WritingPoetryHumor WritingInspirational WritingCreative WritingPersonal EssaysBooksPlays & ScriptsMemoirs & BiographiesNewspapers & MagazinesSerializations

Emily Dickinson's "I heard a Fly buzz — when I died —"

Updated on October 8, 2017
Maya Shedd Temple profile image

After I fell in love with Walter de la Mare's "Silver" in Mrs. Edna Pickett's sophomore English class, circa 1962, poetry became my passion.

Emily Dickinson's Titles

Emily Dickinson did not provide titles to her 1,775 poems; therefore, each poem's first line becomes the title. According to the MLA Style Manuel:

"When the first line of a poem serves as the title of the poem, reproduce the line exactly as it appears in the text."

APA does not address this issue.

Emily Dickinson

daguerrotype at age 17
daguerrotype at age 17 | Source

Introduction and Text of Poem, "I heard a Fly buzz — when I died —"

The poem consists of four rimed quatrains with the rime scheme ABCB. Most of the rimes are slant rimes: Room-Storm, firm-room, be-fly. Sprinkled liberally with her signature dashes, the poem displays an appropriate breathless quality.

I heard a Fly buzz — when I died —

I heard a Fly buzz — when I died —
The Stillness in the Room
Was like the Stillness in the Air —
Between the Heaves of Storm —

The Eyes around — had wrung them dry —
And Breaths were gathering firm
For that last Onset — when the King
Be witnessed — in the Room —

I willed my Keepsakes — Signed away
What portion of me be
Assignable — and then it was
There interposed a Fly —

With Blue — uncertain stumbling Buzz —
Between the light — and me —
And then the Windows failed — and then
I could not see to see—

Dickinson's "I heard a Fly buzz — when I died —"

First Stanza: "I heard a Fly buzz — when I died —"

In the first stanza, the speaker claims, "I heard a Fly buzz — when I died —." The first instance of the breathlessness of the poem occurs immediately following the announcement, "I heard a Fly buzz." Such a mundane statement if left unmodified! But the speaker then adds a real shocker, "when I died."

Nothing could be more startling, nothing could be more Dickinsonian. The room at the time of her passing professed an eerie stillness, reminding the speaker of the quiet that settles briefly between the turbulences of a storm. The mention of the fly then hangs without further discussion until the last line of the third stanza.

Second Stanza: "The Eyes around — had wrung them dry"

The speaker then depicts the people who are beginning their mourning of her passing: "The Eyes around — had wrung them dry." The mourners seemed to hold their breath, waiting for that moment when the soul of the loved one makes its final departure from the body: "when the King / Be witnessed — in the Room."

The King refers to God's angel who will appear to escort the soul from the physical to the astral plane. While the escaping soul will be cognizant of the angel, most of the mourners probably will not be, but they will intuit the presence or "that last Onset," which prompts the "Breaths gathering firm."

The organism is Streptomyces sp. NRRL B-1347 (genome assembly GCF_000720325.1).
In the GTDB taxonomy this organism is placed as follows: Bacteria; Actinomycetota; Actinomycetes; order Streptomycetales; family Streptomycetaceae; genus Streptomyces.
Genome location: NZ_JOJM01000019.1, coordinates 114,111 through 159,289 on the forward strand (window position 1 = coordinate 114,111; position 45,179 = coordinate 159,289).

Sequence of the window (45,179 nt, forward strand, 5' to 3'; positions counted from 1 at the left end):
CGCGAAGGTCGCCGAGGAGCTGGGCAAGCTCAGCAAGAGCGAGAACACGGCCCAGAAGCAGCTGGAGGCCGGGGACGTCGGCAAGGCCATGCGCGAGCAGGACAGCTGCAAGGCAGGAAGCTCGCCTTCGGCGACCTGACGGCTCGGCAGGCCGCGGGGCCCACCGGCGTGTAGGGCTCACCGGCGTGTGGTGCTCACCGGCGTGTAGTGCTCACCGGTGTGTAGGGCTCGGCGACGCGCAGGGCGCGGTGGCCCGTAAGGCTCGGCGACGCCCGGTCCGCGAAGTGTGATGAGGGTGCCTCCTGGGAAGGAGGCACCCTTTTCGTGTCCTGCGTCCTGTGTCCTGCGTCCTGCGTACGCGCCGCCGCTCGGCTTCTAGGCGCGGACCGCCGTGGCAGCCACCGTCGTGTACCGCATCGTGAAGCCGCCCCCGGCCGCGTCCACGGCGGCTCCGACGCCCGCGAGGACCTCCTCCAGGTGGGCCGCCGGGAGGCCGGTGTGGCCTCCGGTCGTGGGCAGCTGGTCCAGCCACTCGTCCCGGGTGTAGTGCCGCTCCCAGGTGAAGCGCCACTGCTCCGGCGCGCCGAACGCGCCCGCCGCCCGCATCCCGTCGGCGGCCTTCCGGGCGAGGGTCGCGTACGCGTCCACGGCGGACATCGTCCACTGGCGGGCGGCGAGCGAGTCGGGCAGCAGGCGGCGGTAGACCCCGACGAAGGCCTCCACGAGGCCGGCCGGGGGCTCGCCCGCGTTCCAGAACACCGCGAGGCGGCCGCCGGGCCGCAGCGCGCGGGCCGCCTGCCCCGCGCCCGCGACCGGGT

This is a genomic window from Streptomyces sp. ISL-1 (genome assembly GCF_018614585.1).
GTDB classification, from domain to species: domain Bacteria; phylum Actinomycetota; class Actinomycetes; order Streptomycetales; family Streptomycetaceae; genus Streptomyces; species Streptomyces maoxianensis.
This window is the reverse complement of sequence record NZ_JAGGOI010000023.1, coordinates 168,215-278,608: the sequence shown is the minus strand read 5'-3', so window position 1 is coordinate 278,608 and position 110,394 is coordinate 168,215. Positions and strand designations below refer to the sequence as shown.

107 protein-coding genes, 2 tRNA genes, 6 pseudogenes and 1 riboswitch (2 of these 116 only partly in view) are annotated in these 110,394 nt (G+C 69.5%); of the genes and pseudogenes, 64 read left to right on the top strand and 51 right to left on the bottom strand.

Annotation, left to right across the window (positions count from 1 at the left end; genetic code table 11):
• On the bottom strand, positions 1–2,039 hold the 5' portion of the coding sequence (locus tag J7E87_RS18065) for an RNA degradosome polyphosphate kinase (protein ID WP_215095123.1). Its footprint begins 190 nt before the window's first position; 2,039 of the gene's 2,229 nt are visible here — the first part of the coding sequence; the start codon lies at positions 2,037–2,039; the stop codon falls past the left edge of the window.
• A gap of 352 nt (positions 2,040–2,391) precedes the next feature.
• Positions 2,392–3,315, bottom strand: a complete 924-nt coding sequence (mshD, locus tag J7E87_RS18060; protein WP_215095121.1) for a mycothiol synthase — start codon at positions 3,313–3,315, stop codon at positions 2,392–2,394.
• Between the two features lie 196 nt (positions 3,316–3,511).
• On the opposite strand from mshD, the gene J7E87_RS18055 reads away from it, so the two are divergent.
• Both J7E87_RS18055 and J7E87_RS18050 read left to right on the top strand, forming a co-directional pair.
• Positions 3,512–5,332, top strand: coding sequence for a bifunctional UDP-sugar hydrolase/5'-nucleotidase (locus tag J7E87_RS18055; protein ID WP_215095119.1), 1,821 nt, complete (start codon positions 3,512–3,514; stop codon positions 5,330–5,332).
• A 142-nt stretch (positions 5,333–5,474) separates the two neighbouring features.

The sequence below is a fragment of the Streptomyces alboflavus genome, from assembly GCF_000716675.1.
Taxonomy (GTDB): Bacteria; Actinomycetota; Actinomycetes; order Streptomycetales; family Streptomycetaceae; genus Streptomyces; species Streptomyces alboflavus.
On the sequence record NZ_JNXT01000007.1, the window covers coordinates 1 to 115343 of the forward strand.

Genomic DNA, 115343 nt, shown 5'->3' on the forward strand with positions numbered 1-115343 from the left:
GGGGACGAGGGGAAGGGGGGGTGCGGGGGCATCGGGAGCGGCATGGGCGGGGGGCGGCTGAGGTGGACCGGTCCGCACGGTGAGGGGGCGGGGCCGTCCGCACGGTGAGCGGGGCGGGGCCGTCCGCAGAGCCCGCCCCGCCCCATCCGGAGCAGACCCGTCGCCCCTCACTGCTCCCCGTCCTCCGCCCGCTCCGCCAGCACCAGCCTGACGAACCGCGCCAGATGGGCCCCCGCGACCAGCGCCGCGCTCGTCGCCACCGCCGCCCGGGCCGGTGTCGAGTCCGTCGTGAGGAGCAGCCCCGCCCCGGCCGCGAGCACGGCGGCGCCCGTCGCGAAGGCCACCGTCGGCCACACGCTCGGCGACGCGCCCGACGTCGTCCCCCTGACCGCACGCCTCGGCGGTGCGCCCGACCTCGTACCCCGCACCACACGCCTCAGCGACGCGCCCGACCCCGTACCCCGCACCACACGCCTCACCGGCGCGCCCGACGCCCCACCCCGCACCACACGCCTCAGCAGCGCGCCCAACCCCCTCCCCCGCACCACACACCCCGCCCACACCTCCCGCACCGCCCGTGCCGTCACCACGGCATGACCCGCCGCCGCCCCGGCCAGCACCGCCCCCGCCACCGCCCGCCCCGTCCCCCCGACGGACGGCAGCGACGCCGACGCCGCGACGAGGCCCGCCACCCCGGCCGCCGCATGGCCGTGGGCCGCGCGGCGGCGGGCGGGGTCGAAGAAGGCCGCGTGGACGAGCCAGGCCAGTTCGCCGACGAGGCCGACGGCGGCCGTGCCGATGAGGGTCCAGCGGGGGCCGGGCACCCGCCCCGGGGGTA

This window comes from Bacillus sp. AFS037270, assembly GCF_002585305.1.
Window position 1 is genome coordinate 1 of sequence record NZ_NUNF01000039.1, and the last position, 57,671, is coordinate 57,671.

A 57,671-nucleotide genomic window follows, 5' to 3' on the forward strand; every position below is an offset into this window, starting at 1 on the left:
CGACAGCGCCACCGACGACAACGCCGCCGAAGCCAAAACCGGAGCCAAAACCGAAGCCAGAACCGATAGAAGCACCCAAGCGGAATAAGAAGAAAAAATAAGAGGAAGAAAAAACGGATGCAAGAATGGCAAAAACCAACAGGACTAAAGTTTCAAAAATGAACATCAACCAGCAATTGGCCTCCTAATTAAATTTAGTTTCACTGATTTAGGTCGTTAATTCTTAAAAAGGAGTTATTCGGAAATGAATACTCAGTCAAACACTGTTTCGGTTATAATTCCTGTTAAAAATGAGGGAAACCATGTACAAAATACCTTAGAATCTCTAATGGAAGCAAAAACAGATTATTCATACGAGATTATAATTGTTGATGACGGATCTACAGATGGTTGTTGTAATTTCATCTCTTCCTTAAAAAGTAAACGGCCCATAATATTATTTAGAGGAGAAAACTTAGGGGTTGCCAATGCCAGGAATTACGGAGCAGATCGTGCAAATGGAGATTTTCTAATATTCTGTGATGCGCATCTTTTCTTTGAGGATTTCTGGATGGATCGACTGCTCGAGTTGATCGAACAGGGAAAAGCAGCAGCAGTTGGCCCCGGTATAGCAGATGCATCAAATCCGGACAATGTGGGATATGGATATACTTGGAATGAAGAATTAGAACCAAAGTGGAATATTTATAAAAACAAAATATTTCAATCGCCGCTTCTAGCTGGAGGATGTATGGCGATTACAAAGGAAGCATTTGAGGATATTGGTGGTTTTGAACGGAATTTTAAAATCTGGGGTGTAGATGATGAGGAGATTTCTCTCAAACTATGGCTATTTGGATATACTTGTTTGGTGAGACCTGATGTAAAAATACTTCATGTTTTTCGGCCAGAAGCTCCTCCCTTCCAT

Third Stanza: "I willed my Keepsakes — Signed away"

The speaker avers that she has completed her last will and testament, designating which "Keepsakes" should go and to whom; she has "Signed away / What portion of me be / Assignable." Some time has obviously passed between making the will and the moment presently dramatized.

The immediate shift from something she must have accomplished earlier suggests the conflating power of the dying process—like the old saw that one's life passes before one's sight at death. And then the "Fly" makes it appearance: "There interposed a Fly." But she begins a new stanza to portray the importance of the "Fly."

Fourth Stanza: "With Blue — uncertain stumbling Buzz"

The significant final stanza reveals that the fly is not a literal household fly but is a metaphor for the sound of the soul leaving the body. The line "With Blue — uncertain stumbling Buzz" has taken the place of the term "fly."

In nature, flies appear to be black not blue. However, as the human soul is existing its physical encasement, it experiences the blue that makes up part of the spiritual eye with its outer golden circle which rims the blue inside of which is a pentagonal white star.

The soul must travel through this eye, often referred to as a tunnel by those who have experienced near-death episodes and returned to describe their experience.

The sound of a bee or "fly," which is a buzzing sound, is emanated by the coccygeal chakra in the spine. As the soul journeys up the spine, it begins at the buzz chakra. In very advanced yogis, the "buzz" sound might be described as the "om" sound.

With the "Buzz" sound emanating from the departing soul beginning it journey from the coccygeal center, the physical eyesight begins to fail—"then the Windows failed / and then / I could not see to see." The speaker's unusual claim "I could not see to see" underscores the fact that her light of vision is fading, and the final dash represents it total departure.

Mystical Insight

Although it is highly unlikely that Emily Dickinson had studied any yogic philosophy or techniques, her accurate descriptions of the process of death as well as her descriptions of experiences after death provide evidence that the poet possessed advanced mystical insight.

© 2016 Linda Sue Grimes


Submit a Comment

No comments yet.